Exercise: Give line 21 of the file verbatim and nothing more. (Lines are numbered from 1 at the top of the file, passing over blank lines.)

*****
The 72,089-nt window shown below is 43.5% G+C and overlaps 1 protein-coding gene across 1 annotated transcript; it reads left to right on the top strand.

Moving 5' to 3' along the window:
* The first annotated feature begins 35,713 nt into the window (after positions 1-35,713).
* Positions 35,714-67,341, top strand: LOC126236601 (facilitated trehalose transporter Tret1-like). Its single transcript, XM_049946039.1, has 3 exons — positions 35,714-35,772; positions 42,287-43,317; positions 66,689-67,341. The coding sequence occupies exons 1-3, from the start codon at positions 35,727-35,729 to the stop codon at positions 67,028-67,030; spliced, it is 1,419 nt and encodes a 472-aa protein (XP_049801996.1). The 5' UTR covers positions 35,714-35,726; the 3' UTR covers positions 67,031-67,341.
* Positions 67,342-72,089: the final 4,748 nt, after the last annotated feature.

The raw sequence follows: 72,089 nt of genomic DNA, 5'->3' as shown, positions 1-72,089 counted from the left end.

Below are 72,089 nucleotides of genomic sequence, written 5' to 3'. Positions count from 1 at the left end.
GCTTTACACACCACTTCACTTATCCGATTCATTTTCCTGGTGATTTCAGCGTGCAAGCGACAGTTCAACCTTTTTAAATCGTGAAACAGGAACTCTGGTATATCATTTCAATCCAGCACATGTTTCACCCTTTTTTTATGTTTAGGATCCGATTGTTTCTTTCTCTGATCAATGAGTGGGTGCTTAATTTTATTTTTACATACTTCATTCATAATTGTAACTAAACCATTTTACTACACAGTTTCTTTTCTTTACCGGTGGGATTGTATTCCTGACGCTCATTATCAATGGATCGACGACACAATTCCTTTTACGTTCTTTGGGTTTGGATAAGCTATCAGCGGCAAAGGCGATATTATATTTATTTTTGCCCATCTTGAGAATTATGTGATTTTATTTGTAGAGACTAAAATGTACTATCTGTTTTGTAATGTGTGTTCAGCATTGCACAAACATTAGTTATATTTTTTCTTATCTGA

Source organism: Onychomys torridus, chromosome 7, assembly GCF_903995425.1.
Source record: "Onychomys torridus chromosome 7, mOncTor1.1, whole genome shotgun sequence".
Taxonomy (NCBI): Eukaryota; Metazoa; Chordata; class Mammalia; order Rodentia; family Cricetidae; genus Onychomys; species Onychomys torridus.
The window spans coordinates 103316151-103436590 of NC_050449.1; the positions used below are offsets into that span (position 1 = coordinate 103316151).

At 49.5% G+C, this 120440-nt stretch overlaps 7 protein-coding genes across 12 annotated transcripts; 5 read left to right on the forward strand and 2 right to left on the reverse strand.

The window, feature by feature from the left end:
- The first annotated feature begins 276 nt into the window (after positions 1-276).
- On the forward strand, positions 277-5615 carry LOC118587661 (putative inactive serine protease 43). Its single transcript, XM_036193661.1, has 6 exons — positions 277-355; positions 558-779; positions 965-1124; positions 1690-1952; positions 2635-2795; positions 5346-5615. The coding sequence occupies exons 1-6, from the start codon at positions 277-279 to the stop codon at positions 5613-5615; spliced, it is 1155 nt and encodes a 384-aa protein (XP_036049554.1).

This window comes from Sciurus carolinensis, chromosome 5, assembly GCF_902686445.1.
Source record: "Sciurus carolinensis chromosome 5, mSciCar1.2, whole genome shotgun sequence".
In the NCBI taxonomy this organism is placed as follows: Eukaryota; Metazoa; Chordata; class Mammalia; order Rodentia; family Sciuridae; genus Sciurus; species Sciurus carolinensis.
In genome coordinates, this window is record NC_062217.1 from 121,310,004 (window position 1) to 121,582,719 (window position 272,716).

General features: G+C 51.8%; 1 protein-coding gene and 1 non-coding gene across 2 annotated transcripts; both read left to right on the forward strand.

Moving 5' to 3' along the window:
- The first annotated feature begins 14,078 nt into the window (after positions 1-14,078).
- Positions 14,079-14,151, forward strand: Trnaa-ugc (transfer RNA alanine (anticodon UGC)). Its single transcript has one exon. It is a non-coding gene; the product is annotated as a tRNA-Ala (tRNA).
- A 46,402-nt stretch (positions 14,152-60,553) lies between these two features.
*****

General features: G+C 51.8%; 1 protein-coding gene and 1 non-coding gene across 2 annotated transcripts; both read left to right on the forward strand.